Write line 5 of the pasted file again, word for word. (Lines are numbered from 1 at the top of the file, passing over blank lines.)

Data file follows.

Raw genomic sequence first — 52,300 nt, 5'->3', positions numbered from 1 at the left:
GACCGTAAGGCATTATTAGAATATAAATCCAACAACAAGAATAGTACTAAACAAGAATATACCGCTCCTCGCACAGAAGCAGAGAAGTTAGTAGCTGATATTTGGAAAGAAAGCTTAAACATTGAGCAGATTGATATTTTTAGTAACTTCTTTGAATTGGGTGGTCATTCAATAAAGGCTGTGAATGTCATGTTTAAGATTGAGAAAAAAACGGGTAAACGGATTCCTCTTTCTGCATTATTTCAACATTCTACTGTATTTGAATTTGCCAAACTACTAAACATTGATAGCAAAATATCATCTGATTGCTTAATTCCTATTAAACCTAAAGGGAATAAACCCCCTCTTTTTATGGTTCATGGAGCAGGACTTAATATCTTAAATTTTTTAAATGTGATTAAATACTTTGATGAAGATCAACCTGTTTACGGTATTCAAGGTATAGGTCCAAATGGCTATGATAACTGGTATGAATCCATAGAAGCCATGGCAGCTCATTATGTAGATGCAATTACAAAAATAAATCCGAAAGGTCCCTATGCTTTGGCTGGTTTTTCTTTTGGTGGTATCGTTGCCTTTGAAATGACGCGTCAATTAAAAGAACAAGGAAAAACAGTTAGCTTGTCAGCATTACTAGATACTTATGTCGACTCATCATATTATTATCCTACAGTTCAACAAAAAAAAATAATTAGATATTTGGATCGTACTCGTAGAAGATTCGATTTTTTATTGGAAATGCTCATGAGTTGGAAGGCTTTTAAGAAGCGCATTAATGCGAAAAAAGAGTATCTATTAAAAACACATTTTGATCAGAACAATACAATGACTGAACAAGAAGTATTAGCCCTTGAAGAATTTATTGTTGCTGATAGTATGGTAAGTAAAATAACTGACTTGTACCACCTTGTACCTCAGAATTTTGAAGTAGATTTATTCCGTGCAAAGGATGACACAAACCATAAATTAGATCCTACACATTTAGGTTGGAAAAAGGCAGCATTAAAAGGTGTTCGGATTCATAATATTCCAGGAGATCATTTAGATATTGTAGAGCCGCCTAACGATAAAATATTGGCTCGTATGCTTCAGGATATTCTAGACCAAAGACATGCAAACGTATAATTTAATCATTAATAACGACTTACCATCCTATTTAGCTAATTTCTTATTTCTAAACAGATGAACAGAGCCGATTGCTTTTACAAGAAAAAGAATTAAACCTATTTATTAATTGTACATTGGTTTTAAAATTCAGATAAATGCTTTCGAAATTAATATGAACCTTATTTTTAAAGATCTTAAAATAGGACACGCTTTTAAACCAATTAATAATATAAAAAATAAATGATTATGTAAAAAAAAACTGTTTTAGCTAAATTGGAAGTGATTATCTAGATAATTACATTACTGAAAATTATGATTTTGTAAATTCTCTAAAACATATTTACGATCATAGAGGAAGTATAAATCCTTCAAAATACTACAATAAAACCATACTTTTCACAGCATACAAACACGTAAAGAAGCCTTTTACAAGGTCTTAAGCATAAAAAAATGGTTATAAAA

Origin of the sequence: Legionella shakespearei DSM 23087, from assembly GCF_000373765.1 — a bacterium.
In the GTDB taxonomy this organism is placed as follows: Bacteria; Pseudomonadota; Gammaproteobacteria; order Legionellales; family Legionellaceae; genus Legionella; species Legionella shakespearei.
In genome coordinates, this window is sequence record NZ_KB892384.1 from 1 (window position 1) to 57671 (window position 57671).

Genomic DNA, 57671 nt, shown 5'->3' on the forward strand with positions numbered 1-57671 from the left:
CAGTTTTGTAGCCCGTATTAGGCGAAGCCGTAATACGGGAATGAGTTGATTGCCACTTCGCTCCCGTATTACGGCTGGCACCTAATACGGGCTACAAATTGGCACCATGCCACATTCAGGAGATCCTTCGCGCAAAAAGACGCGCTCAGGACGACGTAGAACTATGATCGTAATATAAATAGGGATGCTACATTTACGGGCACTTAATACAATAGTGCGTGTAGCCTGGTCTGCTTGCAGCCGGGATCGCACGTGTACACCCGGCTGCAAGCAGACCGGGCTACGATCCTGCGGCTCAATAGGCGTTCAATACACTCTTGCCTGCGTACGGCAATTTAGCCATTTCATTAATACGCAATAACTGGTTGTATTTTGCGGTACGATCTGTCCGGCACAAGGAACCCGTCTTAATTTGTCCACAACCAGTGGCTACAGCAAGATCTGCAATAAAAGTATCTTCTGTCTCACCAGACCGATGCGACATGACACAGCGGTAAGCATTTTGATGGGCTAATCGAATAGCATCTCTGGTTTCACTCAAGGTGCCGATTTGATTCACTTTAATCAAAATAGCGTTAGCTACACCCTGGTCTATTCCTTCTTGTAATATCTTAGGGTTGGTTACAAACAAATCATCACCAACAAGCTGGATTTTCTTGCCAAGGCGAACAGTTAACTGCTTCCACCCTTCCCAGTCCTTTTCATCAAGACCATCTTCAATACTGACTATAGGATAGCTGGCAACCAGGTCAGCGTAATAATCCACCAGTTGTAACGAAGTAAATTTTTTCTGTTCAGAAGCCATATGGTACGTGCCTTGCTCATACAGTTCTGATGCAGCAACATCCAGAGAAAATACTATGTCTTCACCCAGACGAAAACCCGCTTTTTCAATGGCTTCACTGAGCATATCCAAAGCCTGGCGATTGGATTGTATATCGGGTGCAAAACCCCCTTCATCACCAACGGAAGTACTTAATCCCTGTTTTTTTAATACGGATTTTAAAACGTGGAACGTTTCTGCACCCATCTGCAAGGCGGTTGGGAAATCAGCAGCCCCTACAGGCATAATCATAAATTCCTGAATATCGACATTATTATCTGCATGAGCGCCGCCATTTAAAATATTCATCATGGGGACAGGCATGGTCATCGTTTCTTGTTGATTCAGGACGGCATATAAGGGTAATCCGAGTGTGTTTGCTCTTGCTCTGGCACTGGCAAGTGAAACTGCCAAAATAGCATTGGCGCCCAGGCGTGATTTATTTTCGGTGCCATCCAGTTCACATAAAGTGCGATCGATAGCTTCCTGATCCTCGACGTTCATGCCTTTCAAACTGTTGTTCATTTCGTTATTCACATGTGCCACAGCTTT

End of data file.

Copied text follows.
In genome coordinates, this window is sequence record NZ_KB892384.1 from 1 (window position 1) to 57671 (window position 57671).